Playwriting

Stepping on the Soapbox

The Dramatists Guild put out a bulletin today about a contest – the Wonderland One Act Festival. Not only is there a fee to submit a play to this festival ($15 ‘reading’ fee) there’s a registration fee ($185 dollars!!) if you get into the top 60 and then if you’re selected you pay another fee ($200) to self-produce your play. You don’t even get a production out of the deal.So basically, you don’t get a royalty, you don’t get a production (except if you do one on your own) and you have to PAY?

There is this conception that playwrights should be happy that companies are doing their work. Hey, it costs money to employ a reader, we can’t cover those costs, hey don’t you want to have people see your play, we can’t afford to pay you, you should be happy we’re doing your play at all.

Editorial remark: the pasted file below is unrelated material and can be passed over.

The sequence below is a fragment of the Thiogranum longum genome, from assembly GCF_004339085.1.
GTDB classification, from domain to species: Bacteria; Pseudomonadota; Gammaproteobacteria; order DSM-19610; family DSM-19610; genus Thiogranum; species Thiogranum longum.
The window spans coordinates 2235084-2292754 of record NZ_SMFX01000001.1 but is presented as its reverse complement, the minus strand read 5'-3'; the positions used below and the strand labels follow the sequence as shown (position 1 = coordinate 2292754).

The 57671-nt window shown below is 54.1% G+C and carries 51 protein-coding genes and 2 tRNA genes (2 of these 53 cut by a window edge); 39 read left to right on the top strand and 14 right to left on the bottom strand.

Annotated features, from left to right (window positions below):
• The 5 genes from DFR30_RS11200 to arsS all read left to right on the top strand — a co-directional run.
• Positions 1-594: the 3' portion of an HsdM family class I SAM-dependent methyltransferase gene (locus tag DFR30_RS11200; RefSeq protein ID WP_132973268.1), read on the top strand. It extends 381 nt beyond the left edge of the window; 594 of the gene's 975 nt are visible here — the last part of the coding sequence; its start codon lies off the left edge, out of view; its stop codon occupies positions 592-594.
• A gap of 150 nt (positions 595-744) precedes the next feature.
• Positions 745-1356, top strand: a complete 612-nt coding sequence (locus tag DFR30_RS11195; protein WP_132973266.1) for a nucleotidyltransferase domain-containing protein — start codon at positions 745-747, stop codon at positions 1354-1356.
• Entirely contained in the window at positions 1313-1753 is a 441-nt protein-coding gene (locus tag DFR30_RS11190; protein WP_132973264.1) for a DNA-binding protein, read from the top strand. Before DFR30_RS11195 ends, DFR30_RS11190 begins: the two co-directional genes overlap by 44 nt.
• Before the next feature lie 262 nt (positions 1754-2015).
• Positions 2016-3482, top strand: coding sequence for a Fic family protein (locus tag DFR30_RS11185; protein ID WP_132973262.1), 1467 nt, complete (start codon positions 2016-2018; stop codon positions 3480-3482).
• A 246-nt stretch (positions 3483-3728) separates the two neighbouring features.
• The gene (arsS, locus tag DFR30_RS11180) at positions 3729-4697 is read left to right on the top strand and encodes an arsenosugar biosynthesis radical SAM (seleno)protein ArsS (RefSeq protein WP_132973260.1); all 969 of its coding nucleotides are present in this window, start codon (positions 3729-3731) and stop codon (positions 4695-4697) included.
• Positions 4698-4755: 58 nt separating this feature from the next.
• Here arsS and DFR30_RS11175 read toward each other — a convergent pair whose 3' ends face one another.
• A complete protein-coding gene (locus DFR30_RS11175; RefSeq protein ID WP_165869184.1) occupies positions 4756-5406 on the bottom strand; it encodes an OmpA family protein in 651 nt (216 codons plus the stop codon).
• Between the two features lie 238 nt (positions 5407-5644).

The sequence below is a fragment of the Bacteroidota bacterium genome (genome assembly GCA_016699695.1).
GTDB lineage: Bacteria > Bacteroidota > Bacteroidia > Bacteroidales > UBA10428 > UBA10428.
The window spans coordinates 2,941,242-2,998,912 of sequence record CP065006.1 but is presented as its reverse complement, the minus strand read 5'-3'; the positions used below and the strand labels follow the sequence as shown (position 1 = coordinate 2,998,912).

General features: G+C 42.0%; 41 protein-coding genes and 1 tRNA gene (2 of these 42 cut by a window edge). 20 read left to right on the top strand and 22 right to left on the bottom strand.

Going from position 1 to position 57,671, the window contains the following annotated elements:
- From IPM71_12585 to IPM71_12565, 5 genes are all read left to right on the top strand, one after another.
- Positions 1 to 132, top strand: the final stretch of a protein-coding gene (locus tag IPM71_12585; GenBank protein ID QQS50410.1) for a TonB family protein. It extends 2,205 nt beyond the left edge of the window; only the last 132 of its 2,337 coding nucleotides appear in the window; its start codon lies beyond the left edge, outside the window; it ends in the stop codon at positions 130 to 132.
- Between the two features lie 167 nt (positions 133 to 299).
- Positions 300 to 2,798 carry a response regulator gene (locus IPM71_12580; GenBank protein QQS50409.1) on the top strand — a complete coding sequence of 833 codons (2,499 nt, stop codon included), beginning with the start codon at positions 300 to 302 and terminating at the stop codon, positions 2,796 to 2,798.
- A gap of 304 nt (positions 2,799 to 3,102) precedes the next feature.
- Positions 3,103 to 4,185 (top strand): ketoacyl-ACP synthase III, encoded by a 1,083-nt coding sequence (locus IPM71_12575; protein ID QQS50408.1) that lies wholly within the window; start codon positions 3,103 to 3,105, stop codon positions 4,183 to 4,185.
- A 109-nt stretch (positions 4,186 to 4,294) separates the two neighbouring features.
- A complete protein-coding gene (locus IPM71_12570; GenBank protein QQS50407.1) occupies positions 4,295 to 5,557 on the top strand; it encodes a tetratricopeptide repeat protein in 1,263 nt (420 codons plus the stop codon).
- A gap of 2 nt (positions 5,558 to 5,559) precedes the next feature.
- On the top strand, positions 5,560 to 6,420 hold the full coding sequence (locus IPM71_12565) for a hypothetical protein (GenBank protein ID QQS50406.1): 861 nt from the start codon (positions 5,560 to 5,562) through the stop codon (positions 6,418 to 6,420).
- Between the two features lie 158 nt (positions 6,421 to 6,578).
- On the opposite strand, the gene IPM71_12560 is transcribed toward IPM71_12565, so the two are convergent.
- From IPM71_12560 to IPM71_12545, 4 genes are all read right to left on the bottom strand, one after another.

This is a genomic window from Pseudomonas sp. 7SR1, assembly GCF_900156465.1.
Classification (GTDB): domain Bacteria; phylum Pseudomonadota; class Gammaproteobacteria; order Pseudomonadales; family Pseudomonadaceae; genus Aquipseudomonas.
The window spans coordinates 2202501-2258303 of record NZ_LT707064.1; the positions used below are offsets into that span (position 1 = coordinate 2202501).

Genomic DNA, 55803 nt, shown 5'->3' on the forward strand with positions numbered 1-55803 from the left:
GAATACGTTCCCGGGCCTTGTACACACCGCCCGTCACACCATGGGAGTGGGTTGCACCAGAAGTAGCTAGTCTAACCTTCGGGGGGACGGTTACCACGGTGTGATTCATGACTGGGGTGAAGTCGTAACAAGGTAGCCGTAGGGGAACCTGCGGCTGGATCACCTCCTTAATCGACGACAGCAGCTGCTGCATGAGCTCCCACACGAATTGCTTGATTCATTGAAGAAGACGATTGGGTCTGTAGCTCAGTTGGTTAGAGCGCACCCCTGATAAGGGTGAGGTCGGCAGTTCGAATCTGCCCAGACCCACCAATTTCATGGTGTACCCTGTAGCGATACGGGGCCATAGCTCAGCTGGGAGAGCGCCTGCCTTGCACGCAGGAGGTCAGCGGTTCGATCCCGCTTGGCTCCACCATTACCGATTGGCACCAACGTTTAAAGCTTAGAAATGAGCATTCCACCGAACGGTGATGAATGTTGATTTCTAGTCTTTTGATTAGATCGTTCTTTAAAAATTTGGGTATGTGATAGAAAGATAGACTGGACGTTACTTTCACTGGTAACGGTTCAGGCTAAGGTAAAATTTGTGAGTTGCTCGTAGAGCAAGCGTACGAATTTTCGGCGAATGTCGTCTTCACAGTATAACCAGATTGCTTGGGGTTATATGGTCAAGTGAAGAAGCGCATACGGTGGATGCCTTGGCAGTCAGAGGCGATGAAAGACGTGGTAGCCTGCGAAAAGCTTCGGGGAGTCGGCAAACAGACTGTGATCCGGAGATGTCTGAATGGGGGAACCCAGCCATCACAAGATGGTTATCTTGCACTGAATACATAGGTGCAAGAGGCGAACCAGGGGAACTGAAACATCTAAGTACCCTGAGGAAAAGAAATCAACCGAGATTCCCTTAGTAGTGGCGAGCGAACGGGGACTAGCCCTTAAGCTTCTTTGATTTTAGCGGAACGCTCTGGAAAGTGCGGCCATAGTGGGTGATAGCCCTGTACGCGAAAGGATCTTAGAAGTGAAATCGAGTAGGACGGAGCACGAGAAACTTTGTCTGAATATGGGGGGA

Why should I be happy to work for free? Do teachers work for free? Do accountants work for free? Do waitresses work for free? Why is it those of us who work in the arts, in a lot of cases, are expected to work for free?

Sure, playwriting is not coal mining by any stretch of the imagination. But to assume that we’re all sitting around eating bon bons, waiting for inspiration and willing to work for free is complete crap. To suggest that I do not ‘work’ and therefore should not be paid makes my blood boil.

OK, stepping off soap box. Hopefully there’s enough press among playwrights about the festival now that the entries will be few and far between. But the sad thing is that there are those who want their work done so bad they will pay. And so companies will continue charging fees and the cycle continues.

About the author

Lindsay Price